Sabry said that nothing positive has been seen since the Sisi regime came into power in 2013. According to Sabry, reform is not a revolutionary construct anymore, but an existential necessity for Egypt to continue running as a country. As for the economic necessities, Sabry emphasised that security and the economy relied and reflected on each other. For example, foreign aid into the tourism industry has been frozen as a result of the security deterioration in Sinai. Sabry went on to assert that the coherent failure in Sisi's promises of a better economy is reflected in his lack of ability to promote any form of sustainable economic project in the country.

Sabry argued that in order to achieve some form of progress towards genuine reform, Egypt has to change its heavy-handed bureaucratic military stance. Such a stance would in turn help to form a more co-ordinated strategy to tackle terrorism. The country does not need another revolution or uprising but the line that Sisi has drawn to attack and defame dissent or opposition to his policies just for the sake of a “fake and superficial stability” is not the way to deal with the country's terror problems.

Egypt and Gaza

Sabry argued that Gaza is an even more volatile and complicated situation than that in the Sinai. However, Sabry remained optimistic that a breakthrough in negotiations between Fatah and Hamas to reach a settlement would release a lot of pressure on the Gaza strip. Sabry urged the British government to put pressure on the Israeli authorities to allow British elected politicians into Gaza to assess the humanitarian situation.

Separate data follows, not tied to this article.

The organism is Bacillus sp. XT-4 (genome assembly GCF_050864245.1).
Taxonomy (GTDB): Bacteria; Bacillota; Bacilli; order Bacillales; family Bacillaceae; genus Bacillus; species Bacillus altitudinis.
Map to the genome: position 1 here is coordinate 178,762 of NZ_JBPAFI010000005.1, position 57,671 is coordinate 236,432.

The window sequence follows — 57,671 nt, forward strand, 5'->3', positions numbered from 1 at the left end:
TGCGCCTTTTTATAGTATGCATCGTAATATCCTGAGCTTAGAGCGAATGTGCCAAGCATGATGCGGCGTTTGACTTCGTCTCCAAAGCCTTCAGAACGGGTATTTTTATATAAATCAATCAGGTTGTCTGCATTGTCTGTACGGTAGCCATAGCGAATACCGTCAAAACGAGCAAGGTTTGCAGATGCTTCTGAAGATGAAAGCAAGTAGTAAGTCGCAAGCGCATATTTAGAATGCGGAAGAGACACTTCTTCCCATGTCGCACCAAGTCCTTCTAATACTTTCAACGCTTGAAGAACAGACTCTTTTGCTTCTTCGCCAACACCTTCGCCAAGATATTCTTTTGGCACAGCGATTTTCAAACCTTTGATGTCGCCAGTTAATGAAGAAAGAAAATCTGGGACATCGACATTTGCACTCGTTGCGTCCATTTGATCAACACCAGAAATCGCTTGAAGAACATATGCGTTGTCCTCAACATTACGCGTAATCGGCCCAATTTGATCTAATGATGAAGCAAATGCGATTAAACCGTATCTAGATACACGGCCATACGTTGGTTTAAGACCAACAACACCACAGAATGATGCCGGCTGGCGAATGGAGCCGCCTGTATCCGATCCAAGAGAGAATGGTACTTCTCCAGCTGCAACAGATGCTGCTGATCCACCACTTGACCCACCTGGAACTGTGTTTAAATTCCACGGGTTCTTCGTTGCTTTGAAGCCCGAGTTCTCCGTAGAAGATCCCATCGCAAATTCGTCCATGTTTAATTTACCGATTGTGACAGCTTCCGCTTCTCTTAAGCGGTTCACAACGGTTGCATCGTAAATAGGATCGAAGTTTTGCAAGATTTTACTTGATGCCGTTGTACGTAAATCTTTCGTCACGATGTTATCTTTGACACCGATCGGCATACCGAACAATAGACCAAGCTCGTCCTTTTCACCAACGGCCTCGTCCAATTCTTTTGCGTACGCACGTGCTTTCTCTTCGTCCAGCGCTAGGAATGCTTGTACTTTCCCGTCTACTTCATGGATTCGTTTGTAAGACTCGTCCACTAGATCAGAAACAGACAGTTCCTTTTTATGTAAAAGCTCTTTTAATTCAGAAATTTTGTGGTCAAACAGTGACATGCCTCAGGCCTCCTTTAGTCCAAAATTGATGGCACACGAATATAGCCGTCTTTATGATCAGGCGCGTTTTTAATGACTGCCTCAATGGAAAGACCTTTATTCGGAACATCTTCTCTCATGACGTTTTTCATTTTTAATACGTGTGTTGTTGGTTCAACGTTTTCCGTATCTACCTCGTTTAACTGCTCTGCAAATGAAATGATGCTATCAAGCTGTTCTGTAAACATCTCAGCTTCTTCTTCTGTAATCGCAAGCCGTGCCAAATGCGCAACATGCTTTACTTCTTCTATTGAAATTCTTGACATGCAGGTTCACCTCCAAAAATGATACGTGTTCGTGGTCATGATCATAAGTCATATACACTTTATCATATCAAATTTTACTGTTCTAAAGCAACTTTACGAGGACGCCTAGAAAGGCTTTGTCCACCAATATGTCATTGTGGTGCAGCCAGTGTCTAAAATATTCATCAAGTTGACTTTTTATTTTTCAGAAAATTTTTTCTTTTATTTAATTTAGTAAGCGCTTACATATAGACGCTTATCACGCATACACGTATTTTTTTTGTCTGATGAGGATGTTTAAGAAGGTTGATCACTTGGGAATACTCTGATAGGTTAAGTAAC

Even Israeli officials have called on the Egyptian authorities to ease the siege on Gaza, not over any love for the people for Gaza, but over running the risk that the Gaza strip might pose an even greater threat to Israeli security and become a 'terror hotspot' that would soon 'explode in our faces'. In response, Egypt has started to ease pressure on the Gaza strip to some extent, but Sabry argued that this is not sufficient to stop the situation from escalating and said that the Sisi regime has a habit of waiting for a problem to explode before finding a solution.

International context

There is unfortunately also a preference among the international community for "fake" and "superficial" stability over human rights concerns. Sabry argued that Sisi is in fact providing further instability in the Middle East, including his heavy-handed siege on Gaza and his lack of military strategy with combating terrorist elements in the Sinai.

Under the US Trump administration, Egypt has been receiving accurate military advice on ways to combat terrorism in the Sinai. However, Sabry believes that the Sisi regime has been reluctant to listen to any advice coming from international players. While there needs to be pressure from the international community for reform to take place in Egypt, in fact the inverse has happened whereby countries such as the US are being told what to do and how to act by Egypt. Nevertheless, the US has recently been showing signs of strain with the Sisi regime over recent claims of Egypt's role in North Korean weapons sales. In a move that might have not been a coincidence, in August 2017 the US either cut or suspended military assistance to Egypt worth $211 million.

On the question of the role or impact of the Gulf states on Sisi's regime when it came to formulating his policies domestically and regionally, Sabry responded that the Gulf states are not interested in advising Sisi to adopt reforms towards democracy in Egypt simply for the reason that they do not wish the same on their own turf.